New technology allows for more sophistication with digital controls and PC (printed circuit) boards.
If an electrical problem should arise, it is usually a problem with a board, not the motor.
*Always use a surge protector to prevent electrical and board damage.
Remote controller may be wired or wireless.
Most are wired and wireless remotes are usually at an extra cost.
Some offer a LCD screen to visually let you know where and how the massage is working.
LCD remotes often use symbols or pictures to accomplish this.
Shiatsu-type chairs with better durability are those that use a thick screw rod as a track for the massage unit that rolls, kneads and taps.
Other track designs include those that use a steel telescoping channel in either a box or tube configuration.
Some are contoured to the body and usually are steel rods with teeth on one side that the massage unit travels on.
Vibration chairs do not use a track.
Automatic programs usually have a preset time or can be set for a specific length of time (5, 10, 20, 30 minutes), and run a programmed schedule of functions.
The program will usually start with stretching (rolling), then kneading, tapping and repeat this program for the time selected.
The larger massage chairs can be very heavy, the average weight being about 150 pounds.
Be sure that the chair has casters to move the chair easily.
Frame strength is usually determined by the maximum weight limitation for the chair, i.e.: 264 lbs User Weight Limit.
Varies by model and the number of features used.
The average consumption usage is between 130 watts and 160 watts.
Will it fit in the room of choice?
Check the "Reclined" position dimensions for width and depth (length).
Massage chairs vary in price from under $1000 to over $4000.
Models that are about $1000 have very limited massage functions and may have weaker frames, fabric and usually a very limited warranty.
The more expensive chairs usually have advanced features and more of them, as well as a longer life and value.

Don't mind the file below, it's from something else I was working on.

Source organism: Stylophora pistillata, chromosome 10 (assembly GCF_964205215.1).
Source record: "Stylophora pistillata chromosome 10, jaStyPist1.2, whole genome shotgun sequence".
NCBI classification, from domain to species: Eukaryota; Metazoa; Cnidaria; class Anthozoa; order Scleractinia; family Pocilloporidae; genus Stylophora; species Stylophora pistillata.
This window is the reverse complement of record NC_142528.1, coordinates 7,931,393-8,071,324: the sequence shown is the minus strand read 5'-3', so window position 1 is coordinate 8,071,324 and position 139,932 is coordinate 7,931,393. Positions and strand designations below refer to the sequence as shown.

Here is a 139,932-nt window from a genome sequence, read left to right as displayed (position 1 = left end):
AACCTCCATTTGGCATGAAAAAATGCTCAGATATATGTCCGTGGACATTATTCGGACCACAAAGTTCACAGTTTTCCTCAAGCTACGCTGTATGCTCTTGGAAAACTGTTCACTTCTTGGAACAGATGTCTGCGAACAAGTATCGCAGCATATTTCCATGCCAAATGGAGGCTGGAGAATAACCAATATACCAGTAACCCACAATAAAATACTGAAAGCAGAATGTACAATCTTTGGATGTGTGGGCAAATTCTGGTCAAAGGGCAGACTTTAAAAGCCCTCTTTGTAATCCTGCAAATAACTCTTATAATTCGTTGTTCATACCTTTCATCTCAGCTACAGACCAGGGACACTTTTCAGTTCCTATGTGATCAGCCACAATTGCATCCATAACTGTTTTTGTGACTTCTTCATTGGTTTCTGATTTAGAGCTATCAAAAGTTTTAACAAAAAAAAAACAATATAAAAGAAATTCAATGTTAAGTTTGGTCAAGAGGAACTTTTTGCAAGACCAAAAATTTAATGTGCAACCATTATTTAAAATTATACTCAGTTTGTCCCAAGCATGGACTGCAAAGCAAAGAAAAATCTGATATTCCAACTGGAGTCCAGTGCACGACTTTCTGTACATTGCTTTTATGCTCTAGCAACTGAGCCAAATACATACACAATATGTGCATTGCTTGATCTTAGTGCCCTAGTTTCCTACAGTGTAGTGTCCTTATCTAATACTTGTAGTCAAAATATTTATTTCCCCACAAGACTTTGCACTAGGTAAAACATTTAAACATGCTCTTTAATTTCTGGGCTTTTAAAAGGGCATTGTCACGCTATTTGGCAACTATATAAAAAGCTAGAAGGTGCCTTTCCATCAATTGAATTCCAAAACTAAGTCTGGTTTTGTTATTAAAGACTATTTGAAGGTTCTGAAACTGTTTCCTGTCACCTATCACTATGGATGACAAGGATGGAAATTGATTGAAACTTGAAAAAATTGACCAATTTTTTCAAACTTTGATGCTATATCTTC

The basic rule is, "You pay for what you get."
There are excellent values in all price ranges and often the value is determined by the companies history and technical support.
Shipping and Warranty Policies
The cost to ship a massage chair averages about $200.00.
If the dealer offers Free Shipping, this is a very good discount.
However, the return policy normally does not include free shipping when returning the product, even if the problem is covered under the warranty.
Some dealers will offer a "White Glove" or "Premier" delivery service at an extra charge of about $200.00.
This is very convenient because the delivery service will assemble and test the chair for you.
The delivery service will also dispose of the packing material for you.
Warranty policies vary in coverage and length of coverage and are always limited.
The better warranties offer up to five (5) years for parts and one (1) year for labor.
The average warranty for shiatsu-type massage chairs is three (3) years.
Some companies offer extended Labor coverage for as little as $100 per year, and as much as $300 per year.
In-house service is limited and not offered by most companies, which means you must ship the chair to them at your cost.
- Source: Massager Machines & More